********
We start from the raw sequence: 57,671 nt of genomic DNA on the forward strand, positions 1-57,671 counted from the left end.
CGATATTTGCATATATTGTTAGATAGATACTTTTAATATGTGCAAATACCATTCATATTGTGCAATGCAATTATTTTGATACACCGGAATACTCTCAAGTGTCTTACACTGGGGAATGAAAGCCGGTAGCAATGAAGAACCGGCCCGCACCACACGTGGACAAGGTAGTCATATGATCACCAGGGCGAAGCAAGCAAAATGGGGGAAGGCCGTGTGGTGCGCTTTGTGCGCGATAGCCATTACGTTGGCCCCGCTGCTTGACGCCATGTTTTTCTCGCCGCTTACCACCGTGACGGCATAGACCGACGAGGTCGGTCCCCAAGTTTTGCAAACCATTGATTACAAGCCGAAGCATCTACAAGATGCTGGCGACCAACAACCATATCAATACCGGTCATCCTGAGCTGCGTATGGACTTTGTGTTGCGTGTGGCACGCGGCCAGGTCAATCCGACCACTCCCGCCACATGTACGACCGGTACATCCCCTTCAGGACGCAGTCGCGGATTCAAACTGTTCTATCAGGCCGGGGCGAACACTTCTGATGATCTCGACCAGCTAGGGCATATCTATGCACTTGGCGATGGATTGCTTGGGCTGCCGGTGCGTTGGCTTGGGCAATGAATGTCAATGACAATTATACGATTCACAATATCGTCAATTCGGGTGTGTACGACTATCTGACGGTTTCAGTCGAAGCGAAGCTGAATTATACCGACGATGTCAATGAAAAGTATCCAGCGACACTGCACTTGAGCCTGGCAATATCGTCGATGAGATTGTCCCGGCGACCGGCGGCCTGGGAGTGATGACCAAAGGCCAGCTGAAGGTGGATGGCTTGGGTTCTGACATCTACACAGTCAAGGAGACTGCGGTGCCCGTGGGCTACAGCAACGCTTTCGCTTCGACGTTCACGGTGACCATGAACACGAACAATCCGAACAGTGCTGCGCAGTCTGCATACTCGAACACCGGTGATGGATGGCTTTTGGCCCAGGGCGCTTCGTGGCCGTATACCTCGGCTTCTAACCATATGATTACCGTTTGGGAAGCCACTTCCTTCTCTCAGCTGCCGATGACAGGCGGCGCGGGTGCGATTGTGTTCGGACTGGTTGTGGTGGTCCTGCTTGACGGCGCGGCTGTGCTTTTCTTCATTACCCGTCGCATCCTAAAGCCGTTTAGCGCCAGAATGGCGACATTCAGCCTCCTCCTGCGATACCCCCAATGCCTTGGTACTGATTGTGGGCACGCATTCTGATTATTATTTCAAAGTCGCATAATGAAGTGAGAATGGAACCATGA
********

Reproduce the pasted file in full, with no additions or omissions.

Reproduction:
We start from the raw sequence: 57,671 nt of genomic DNA on the forward strand, positions 1-57,671 counted from the left end.
CGATATTTGCATATATTGTTAGATAGATACTTTTAATATGTGCAAATACCATTCATATTGTGCAATGCAATTATTTTGATACACCGGAATACTCTCAAGTGTCTTACACTGGGGAATGAAAGCCGGTAGCAATGAAGAACCGGCCCGCACCACACGTGGACAAGGTAGTCATATGATCACCAGGGCGAAGCAAGCAAAATGGGGGAAGGCCGTGTGGTGCGCTTTGTGCGCGATAGCCATTACGTTGGCCCCGCTGCTTGACGCCATGTTTTTCTCGCCGCTTACCACCGTGACGGCATAGACCGACGAGGTCGGTCCCCAAGTTTTGCAAACCATTGATTACAAGCCGAAGCATCTACAAGATGCTGGCGACCAACAACCATATCAATACCGGTCATCCTGAGCTGCGTATGGACTTTGTGTTGCGTGTGGCACGCGGCCAGGTCAATCCGACCACTCCCGCCACATGTACGACCGGTACATCCCCTTCAGGACGCAGTCGCGGATTCAAACTGTTCTATCAGGCCGGGGCGAACACTTCTGATGATCTCGACCAGCTAGGGCATATCTATGCACTTGGCGATGGATTGCTTGGGCTGCCGGTGCGTTGGCTTGGGCAATGAATGTCAATGACAATTATACGATTCACAATATCGTCAATTCGGGTGTGTACGACTATCTGACGGTTTCAGTCGAAGCGAAGCTGAATTATACCGACGATGTCAATGAAAAGTATCCAGCGACACTGCACTTGAGCCTGGCAATATCGTCGATGAGATTGTCCCGGCGACCGGCGGCCTGGGAGTGATGACCAAAGGCCAGCTGAAGGTGGATGGCTTGGGTTCTGACATCTACACAGTCAAGGAGACTGCGGTGCCCGTGGGCTACAGCAACGCTTTCGCTTCGACGTTCACGGTGACCATGAACACGAACAATCCGAACAGTGCTGCGCAGTCTGCATACTCGAACACCGGTGATGGATGGCTTTTGGCCCAGGGCGCTTCGTGGCCGTATACCTCGGCTTCTAACCATATGATTACCGTTTGGGAAGCCACTTCCTTCTCTCAGCTGCCGATGACAGGCGGCGCGGGTGCGATTGTGTTCGGACTGGTTGTGGTGGTCCTGCTTGACGGCGCGGCTGTGCTTTTCTTCATTACCCGTCGCATCCTAAAGCCGTTTAGCGCCAGAATGGCGACATTCAGCCTCCTCCTGCGATACCCCCAATGCCTTGGTACTGATTGTGGGCACGCATTCTGATTATTATTTCAAAGTCGCATAATGAAGTGAGAATGGAACCATGA